No one I know, least of all yours truly, likes being called on the proverbial carpet. But it's the bosses who have a worn spot in that rug in front of their desks who may be on to something. Like keeping more employees around longer — not to mention avoiding nasty workplace lawsuits.
The managers of small- to mid-sized fleets who get by without cumbersome human-resource departments to do the dirty work of hiring and firing can benefit the most from reconsidering how to handle so-called problem employees.
Of course, the hard cases-the guy on the loading dock creating “shrinkage” as he sweats or the bookish old lady in accounting who's embezzling the firm blind-need to get the boot as soon as they are uncovered.
But if you want to keep a business running, especially one that truly runs on people like a truck fleet, you just can't can everyone you'd like to no matter how much you'd love to.
What may work best for garden-variety pests such as run-of-the-mill slackers or those constitutionally opposed to respecting your authority is to lay it on the line for them. A few times, if need be.
If you call them in and let them know where they stand on your carpet — privately and without undue rage-you at least stand the chance of bringing them around to your way of thinking without having to resort to a one-way ticket out the door.
It may be hard to believe, especially for anyone born into management or who left the rank and file ages ago, but many problem employees don't really know what pains they are to you or others under your command.
Of course, once you put them on notice then it truly is up to them to change their ways or expect the boot down the road.
If it works out-if they straighten up and fly right as the old song goes-then you have solved the problem of a problem employee without the fuss of firing and the expense of hiring and training a replacement.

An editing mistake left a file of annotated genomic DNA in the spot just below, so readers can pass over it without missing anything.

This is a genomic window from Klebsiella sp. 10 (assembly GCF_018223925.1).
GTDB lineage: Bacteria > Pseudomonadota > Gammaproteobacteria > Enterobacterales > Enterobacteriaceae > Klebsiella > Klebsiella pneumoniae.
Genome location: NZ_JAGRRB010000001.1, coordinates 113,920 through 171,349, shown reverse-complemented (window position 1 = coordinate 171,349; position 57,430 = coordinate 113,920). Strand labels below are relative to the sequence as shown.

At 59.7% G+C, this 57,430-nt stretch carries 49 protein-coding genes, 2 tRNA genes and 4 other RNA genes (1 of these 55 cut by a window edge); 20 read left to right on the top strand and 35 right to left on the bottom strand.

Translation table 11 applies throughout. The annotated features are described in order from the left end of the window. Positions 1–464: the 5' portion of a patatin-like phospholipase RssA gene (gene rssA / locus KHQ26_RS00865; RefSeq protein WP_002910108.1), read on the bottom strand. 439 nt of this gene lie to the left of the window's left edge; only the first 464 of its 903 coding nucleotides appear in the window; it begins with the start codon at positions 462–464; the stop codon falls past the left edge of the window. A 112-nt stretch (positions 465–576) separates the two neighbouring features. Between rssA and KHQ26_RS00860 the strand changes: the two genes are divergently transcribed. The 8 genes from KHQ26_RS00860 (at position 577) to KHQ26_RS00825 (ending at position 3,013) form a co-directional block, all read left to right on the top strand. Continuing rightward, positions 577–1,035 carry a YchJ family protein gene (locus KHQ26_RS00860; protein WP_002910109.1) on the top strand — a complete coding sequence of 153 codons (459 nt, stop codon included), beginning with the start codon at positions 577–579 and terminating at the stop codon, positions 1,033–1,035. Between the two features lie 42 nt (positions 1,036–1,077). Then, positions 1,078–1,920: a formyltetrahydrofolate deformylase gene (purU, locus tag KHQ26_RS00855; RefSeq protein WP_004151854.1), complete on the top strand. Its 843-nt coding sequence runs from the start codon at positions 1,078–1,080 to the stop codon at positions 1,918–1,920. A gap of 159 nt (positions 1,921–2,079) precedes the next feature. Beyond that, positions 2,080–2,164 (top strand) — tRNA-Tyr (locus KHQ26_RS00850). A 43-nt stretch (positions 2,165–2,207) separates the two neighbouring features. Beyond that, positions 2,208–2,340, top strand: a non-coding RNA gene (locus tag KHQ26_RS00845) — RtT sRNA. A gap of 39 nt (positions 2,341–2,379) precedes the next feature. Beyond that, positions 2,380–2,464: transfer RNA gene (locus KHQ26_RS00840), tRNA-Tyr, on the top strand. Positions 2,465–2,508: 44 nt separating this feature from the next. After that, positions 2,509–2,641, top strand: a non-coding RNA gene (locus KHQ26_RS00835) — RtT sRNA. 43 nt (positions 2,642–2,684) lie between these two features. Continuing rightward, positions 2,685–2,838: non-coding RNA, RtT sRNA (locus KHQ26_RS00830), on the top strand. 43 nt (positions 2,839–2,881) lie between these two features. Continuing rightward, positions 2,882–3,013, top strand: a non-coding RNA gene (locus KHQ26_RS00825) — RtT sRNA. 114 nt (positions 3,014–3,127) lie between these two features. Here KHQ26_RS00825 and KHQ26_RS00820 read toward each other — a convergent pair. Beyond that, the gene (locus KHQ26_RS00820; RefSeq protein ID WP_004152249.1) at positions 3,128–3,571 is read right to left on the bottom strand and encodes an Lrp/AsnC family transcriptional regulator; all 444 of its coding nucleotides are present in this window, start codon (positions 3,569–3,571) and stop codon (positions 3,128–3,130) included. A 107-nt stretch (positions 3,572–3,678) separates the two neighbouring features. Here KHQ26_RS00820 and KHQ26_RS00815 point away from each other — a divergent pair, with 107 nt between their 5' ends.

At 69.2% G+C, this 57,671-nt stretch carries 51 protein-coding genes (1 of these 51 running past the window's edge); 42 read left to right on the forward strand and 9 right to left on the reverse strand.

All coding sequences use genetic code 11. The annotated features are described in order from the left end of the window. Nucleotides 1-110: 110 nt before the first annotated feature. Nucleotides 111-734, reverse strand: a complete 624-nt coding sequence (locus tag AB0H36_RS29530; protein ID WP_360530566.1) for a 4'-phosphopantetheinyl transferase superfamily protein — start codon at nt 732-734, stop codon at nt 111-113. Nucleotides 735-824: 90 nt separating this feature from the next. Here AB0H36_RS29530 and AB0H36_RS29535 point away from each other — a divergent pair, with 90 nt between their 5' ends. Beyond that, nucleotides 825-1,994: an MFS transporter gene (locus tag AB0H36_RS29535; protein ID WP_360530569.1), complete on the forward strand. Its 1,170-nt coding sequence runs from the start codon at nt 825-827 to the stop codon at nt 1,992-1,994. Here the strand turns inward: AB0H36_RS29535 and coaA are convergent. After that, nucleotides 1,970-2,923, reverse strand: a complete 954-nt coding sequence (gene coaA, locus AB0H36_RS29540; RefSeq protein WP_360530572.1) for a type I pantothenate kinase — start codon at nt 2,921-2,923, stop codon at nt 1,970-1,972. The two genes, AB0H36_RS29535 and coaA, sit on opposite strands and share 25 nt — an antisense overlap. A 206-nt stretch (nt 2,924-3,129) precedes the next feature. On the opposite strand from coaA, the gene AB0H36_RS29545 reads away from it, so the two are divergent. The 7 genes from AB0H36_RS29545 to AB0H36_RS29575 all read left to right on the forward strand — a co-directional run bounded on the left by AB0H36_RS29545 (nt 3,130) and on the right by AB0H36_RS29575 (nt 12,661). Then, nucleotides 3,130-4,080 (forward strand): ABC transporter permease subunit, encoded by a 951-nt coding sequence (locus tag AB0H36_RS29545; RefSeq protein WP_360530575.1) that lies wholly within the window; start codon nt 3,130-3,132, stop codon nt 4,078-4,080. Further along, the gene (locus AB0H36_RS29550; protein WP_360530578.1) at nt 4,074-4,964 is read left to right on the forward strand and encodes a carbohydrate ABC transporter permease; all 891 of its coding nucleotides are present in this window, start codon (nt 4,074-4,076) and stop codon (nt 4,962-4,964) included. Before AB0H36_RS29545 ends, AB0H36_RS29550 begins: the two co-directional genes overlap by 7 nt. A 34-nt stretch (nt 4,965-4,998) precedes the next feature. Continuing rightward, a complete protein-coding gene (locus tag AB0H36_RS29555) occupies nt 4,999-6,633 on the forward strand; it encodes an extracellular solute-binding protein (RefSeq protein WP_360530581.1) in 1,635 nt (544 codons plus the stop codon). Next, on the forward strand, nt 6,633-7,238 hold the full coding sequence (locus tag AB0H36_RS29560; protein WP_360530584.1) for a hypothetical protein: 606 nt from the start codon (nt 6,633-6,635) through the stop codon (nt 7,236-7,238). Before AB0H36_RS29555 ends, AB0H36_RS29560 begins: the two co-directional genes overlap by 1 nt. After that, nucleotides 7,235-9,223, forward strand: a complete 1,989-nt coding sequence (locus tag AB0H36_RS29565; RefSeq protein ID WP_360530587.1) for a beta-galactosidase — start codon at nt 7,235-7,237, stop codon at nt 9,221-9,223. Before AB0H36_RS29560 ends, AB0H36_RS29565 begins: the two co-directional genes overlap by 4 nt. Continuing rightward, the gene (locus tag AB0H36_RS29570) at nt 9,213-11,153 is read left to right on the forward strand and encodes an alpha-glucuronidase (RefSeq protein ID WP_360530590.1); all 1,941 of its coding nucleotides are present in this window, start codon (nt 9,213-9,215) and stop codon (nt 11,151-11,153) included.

As someone who has been no one's boss for quite some time, allow me to bring in an expert with some pointers. Elizabeth Gaudio, senior attorney for the National Federation of Independent Business Legal Foundation, offers three straightforward tips on how to deal with problem employees:
Explain the obvious
“Employees must understand what behavior is expected of them. Outlining what is acceptable and what is unacceptable behavior provides the framework with which to evaluate an employee's performance and provide discipline if necessary. Businesses should also document a discipline policy and code of conduct and each employee should receive a copy.”
Evaluate employees regularly
“Written documentation of specific employee misbehavior (like absence or tardiness) is the best defense against discrimination claims. It's important to be honest. It's also helpful to include employees in the process — use the evaluation as an opportunity to set goals and specific deadlines together.”
“Be proactive. Addressing poor performance is uncomfortable for you and your employee. But by addressing things early on, the business will benefit in the long run with improved employee performance, increased morale and protection against potentially costly litigation. Termination shouldn't be a surprise. It should be a culmination of progressive discipline.”
Gaudio says that clearly defined expectations and early intervention can save time and stress “and help decrease the chances that a minor employee problem will snow-ball into a major complication.”
Better to have them sweat it out a bit on the carpet now then melt into a litigious rage later.